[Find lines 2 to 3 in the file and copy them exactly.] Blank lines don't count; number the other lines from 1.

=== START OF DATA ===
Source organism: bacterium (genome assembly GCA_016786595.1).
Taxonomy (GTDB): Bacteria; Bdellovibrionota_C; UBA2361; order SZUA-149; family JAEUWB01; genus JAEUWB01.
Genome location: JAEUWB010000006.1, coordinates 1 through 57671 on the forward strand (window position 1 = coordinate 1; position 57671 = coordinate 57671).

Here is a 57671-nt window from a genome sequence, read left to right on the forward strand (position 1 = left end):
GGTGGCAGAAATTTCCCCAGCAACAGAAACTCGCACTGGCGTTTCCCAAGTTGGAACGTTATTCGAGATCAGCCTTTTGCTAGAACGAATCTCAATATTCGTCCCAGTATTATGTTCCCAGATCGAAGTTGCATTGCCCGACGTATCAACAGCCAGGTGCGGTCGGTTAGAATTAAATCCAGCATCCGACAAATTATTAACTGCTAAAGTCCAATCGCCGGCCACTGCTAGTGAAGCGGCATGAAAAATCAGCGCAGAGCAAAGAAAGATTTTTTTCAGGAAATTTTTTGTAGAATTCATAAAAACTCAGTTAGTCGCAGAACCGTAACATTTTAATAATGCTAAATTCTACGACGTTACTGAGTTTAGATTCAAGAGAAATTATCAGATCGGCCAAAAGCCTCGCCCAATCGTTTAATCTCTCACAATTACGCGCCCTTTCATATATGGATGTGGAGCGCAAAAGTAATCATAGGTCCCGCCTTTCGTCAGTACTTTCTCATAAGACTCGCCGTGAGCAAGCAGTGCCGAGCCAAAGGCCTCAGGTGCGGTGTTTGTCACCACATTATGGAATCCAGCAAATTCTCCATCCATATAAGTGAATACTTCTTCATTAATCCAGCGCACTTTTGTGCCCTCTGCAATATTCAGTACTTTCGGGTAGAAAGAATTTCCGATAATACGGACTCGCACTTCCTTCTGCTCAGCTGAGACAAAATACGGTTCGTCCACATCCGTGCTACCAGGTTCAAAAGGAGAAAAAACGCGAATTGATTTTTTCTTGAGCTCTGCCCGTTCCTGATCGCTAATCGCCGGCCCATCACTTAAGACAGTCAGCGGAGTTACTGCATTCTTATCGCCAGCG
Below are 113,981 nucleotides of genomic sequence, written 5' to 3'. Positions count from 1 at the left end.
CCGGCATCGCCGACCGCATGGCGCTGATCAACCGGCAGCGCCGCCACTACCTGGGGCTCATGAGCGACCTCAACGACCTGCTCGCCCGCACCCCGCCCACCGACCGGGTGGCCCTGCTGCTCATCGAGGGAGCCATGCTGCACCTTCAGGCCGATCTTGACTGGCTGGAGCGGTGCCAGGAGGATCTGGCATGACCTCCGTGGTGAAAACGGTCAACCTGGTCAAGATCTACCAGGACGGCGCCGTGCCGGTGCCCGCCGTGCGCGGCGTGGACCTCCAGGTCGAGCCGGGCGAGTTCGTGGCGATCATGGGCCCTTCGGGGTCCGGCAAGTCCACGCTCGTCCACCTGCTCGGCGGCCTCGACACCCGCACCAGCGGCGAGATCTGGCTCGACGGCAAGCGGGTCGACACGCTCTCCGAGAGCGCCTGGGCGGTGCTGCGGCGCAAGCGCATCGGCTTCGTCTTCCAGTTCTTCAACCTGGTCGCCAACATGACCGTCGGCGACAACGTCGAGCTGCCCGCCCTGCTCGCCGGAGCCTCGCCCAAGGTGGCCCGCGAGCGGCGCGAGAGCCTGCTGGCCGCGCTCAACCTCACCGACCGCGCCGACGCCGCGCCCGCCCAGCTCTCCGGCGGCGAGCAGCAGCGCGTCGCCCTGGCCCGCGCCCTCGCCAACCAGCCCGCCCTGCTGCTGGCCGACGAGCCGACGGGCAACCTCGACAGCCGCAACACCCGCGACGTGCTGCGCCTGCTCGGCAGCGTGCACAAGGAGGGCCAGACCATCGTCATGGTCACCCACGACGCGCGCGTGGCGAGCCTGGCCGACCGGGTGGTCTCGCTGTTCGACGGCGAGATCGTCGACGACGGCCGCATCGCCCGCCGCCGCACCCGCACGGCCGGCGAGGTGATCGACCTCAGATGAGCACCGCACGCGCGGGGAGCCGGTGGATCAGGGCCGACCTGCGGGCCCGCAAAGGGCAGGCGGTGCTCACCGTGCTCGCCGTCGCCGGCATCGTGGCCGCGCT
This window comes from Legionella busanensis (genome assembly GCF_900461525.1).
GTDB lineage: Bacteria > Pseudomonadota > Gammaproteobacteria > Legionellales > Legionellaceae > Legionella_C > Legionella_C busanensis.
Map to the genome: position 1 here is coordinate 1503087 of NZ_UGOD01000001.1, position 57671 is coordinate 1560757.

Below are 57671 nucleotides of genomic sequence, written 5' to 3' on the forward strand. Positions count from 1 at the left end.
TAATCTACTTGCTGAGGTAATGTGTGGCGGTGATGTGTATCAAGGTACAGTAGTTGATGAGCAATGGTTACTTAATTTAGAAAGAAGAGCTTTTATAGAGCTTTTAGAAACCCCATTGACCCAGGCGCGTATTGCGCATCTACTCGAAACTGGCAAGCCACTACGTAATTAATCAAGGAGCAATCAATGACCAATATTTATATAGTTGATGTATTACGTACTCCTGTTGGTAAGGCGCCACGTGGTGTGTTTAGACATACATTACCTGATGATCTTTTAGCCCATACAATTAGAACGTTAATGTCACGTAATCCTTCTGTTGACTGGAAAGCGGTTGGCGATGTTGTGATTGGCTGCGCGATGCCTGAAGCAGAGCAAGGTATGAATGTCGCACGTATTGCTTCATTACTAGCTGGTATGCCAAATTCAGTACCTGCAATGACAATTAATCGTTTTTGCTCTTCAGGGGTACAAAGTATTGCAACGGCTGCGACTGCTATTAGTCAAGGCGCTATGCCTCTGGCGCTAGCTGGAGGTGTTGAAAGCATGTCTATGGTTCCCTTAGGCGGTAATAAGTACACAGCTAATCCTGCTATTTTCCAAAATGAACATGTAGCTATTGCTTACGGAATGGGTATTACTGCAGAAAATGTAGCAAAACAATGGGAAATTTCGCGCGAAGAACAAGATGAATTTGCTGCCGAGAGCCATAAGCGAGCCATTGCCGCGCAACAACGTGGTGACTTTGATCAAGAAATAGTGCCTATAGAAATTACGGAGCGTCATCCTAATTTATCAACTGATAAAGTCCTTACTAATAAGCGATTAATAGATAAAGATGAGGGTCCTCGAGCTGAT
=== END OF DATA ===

Taxonomy (GTDB): Bacteria; Bdellovibrionota_C; UBA2361; order SZUA-149; family JAEUWB01; genus JAEUWB01.
Genome location: JAEUWB010000006.1, coordinates 1 through 57671 on the forward strand (window position 1 = coordinate 1; position 57671 = coordinate 57671).